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4 Tips for Buying Trail Running Shoes

Picking the right shoe for running off-road is a little different than picking a high-mileage trainer or a racing flat.

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Picking the right shoe for running off-road is a little different than picking a high-mileage trainer or a racing flat. In addition to a proper fit, you should also consider trail terrain, weather conditions and the type of running you’ll be doing. For some expert insight, we checked in with Jorge Maravilla, a two-time national champion trail runner and the general manager of San Francisco Running Company in Mill Valley, Calif.

Trail Shoes Fit Differently

A trail shoe should fit snugly around the midfoot/arch area and provide a locked-down feeling in the heel to eliminate any lifting or shifting over uneven terrain. In the forefoot, make sure there is at least a thumb’s-width of space between the tip of your toes and the end of the shoe.

RELATED: The 21 Best Running Shoes for Every Type of Run

Cushion Depends on Preference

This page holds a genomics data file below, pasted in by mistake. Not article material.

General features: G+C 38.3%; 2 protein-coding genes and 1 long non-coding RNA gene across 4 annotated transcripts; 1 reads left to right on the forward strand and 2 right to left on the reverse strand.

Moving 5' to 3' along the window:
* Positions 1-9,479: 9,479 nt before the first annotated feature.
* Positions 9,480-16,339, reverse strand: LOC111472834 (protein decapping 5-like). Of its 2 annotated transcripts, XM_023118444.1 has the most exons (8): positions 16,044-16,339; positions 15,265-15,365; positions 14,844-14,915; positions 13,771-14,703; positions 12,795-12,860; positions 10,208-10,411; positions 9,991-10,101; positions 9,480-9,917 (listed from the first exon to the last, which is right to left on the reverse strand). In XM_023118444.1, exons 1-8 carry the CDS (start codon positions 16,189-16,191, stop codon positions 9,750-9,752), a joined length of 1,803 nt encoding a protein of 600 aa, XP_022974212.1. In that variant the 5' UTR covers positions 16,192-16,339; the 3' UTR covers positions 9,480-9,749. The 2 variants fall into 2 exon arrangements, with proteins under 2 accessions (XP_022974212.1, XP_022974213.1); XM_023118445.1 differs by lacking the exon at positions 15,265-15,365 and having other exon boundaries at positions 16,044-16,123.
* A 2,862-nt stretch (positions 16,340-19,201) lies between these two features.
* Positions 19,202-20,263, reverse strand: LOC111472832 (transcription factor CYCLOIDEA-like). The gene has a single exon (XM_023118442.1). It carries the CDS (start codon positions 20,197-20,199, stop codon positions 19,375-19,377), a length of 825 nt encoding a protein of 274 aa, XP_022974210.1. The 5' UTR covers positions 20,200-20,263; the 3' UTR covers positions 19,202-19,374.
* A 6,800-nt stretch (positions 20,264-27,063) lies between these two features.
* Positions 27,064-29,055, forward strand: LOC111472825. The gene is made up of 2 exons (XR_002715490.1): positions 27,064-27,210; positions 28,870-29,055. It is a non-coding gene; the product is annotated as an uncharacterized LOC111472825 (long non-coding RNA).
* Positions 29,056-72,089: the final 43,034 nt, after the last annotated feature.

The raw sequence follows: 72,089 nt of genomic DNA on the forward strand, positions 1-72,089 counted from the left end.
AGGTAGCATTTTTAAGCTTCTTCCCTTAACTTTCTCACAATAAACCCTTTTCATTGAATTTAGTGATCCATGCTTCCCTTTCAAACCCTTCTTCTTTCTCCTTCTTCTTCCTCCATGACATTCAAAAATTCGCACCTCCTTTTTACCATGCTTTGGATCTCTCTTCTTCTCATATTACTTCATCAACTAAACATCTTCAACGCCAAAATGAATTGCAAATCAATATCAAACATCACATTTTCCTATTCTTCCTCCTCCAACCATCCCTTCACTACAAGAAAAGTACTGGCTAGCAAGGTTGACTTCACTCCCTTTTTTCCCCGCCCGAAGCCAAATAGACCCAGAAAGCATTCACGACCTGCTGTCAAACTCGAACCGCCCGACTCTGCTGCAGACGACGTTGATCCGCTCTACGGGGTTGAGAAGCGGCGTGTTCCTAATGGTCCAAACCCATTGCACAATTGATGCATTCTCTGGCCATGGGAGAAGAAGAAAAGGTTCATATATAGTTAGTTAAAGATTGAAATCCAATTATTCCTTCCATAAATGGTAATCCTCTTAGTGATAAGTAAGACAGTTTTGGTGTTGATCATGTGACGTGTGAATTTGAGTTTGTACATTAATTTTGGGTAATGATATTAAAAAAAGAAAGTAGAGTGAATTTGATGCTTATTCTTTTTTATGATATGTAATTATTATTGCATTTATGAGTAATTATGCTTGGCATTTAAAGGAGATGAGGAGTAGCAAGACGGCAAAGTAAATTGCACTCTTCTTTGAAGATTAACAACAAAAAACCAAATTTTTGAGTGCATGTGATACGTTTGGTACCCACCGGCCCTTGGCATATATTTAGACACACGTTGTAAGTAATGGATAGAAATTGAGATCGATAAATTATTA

The amount of cushioning is a balance between how much you want to feel the trail and how much protection and softness you want under your foot. Effective cushioning reduces the impact on the body, but it’s always a great idea to have trail shoes with a variety of cushioning levels, just as we do in training on the road or track.

Trail Shoes Really are Different

You should always consider running with a trail shoe when you’re not running on pavement. They offer trail-specific protection, traction and accommodation to the varied terrain and conditions. Because road running shoes aren’t built for trails, they’ll tend to break down quicker and leave the foot exposed to sharp rocks and roots.

RELATED: Shoelace Hacks for Every Type of Running Shoe

Traction Depends on Terrain and Sole Design

A shoe with knobby lugs on the outsole will greatly aid traction on loose dirt, gravel and sloppy, wet terrain, whereas lower-profile outsole lugs are ideal for less technical terrain and smooth dirt paths. For running on trails over boulders and rocks, look for a sticky rubber outsole.

RELATED: How to Start Trail Running